We utilized a phylogenetic analysis of each tumor in order to examine the development of endometrial cancer. The MRCA of x × 100% of the mass of 106 cells will be denoted by MRCA(x). We first considered the number of divisions between the MRCA(x) and the initial progenitor cell. The lifespan typical for a normal cell clone is commonly estimated to be between 10 and 12 divisions, where cells would reach the fully differentiated cell type and enter senescence. Some cells, as our analysis shows, remain in the process of their senescence for some time before their death. Data for MRCA(x) from the 74 tumors is presented in Table 3. MRCA(1) is found to be 1 division for each mass, however MRCA(0.999) and MRCA(0.995) jump to a median of 16.7 and 17.2 divisions, respectively, which indicates the immortalization (Table 3).
The phenotype of MRCA(x) can be further defined by the values for its proliferation potential (α) and its differentiation coefficient (k) in addition to the generation number in Table 3. Data for these values are provided in Tables 3, respectively. The evolution of low k-values is the underlying mechanism of uncontrolled tumor growth due to loss of differentiation, as this parameter defines the differentiation status of a cell. As this value decreases, the cell becomes more susceptible to any external stimulation such as hormones. The MRCA for all cancer cells in a tumor must be a cancer cell if, as we assume based on consensus in the literature, cancer is monoclonal in origin (Weinberg, 2007; Hanahan and Weinberg, 2011). We define, based on the analysis of the formation of 74 tumors, a TICC as a cell with the median properties of MRCA(0.995). Although there is substantial heterogeneity in the phenotypes among MRCA(0.995)s, these cells are immortalized with generation number g between 11 and 22, proliferative with α between 1.1 and 6.3, and most important of all, de-differentiated with k between 0 and 0.9. We define a typical TICC as a cancer cell with the following median features: k = 0.18, α = 3.66, g = 17. Consequently, we define a typical tumor-initiating cancer stem cell (TICSC) as a TICC with completely undifferentiated status: k = 0, α = 3.66, g = 17. Using the features of a typical TICC, simulation of the fate of 10,300 TICCs showed a 71.7% probability that they will spawn a tumor, while the corresponding TICSC had roughly a 94% probability.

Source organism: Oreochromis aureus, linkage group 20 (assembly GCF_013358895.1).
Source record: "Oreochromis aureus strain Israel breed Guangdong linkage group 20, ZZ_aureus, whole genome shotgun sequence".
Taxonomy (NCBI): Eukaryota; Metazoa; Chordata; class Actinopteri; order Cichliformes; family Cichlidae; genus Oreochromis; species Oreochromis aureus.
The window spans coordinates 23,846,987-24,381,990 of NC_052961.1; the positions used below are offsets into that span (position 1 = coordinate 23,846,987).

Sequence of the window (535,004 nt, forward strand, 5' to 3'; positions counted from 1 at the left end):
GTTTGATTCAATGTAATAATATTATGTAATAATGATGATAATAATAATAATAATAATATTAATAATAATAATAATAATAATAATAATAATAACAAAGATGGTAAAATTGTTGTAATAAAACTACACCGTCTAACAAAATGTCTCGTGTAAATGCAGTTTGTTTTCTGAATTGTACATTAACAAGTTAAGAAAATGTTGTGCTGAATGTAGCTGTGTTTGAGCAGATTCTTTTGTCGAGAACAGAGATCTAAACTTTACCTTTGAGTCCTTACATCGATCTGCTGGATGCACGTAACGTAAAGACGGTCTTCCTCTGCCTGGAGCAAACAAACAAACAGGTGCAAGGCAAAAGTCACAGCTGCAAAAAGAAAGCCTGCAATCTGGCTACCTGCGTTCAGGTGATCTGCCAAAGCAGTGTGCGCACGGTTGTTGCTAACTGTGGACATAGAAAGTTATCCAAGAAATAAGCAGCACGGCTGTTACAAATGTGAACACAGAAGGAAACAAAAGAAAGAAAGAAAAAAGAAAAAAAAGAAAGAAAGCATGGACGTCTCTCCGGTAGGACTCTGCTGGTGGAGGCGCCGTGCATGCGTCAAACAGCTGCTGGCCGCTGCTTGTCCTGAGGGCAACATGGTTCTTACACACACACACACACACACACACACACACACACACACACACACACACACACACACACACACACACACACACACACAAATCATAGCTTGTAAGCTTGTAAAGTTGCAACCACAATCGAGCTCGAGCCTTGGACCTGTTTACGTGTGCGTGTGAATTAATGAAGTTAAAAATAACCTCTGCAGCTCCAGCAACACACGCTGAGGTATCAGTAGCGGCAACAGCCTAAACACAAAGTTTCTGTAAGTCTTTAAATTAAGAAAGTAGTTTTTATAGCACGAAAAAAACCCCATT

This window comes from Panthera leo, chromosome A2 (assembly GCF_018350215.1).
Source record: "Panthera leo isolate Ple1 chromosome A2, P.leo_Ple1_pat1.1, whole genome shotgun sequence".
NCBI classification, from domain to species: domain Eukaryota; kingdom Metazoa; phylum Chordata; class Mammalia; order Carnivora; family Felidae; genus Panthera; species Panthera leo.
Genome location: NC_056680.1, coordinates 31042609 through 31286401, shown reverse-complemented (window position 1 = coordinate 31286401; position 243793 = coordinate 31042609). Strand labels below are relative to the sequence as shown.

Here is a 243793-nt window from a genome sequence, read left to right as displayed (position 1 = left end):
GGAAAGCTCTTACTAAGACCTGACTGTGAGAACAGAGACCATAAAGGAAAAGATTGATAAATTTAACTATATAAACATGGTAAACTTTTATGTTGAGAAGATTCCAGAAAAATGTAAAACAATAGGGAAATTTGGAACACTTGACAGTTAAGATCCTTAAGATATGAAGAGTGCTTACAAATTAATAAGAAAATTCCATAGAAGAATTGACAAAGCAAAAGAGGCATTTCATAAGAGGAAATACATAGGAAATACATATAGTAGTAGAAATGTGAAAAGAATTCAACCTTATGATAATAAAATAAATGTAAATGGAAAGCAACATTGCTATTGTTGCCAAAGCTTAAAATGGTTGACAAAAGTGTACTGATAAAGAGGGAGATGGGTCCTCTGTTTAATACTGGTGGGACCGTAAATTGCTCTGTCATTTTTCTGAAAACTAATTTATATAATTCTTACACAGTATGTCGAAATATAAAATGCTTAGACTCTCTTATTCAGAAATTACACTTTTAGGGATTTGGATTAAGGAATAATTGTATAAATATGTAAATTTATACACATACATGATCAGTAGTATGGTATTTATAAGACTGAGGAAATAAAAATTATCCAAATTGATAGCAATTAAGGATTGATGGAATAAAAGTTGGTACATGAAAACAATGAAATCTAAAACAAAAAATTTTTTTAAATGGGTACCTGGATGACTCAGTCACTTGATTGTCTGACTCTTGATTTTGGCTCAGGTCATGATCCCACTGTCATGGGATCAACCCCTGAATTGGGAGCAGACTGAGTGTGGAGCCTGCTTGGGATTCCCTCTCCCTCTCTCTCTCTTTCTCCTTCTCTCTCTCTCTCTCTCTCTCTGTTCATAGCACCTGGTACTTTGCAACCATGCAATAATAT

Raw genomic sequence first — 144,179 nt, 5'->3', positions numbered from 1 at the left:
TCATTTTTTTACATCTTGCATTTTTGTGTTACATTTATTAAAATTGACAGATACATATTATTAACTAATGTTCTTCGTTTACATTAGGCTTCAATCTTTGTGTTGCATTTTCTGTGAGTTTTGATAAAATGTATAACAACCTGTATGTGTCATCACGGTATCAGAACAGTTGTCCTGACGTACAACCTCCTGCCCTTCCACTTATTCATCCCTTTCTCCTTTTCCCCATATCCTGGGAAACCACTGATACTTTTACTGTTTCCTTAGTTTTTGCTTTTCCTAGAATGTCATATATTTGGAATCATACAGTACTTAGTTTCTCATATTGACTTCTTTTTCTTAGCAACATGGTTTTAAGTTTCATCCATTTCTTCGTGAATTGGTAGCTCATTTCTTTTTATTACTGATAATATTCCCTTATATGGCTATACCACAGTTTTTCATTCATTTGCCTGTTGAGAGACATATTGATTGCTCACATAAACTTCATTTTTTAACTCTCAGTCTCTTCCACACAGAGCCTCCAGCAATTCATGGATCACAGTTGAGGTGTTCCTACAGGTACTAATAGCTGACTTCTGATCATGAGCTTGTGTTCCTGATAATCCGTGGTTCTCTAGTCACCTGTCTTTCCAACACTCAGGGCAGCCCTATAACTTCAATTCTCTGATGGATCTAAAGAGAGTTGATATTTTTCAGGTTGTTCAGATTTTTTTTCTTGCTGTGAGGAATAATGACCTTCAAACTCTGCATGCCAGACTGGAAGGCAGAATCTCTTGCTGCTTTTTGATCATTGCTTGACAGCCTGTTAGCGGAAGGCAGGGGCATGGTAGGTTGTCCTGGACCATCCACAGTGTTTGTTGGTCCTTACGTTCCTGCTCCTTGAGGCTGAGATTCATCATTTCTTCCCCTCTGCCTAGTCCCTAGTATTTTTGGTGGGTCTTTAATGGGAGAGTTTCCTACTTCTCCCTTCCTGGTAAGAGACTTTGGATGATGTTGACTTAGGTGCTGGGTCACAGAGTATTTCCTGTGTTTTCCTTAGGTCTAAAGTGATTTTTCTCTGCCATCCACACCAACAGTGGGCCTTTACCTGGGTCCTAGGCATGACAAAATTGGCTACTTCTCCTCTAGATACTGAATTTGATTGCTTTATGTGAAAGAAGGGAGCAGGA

Distributional Analysis of the Heterogeneity of a Tumor Formed by a TICC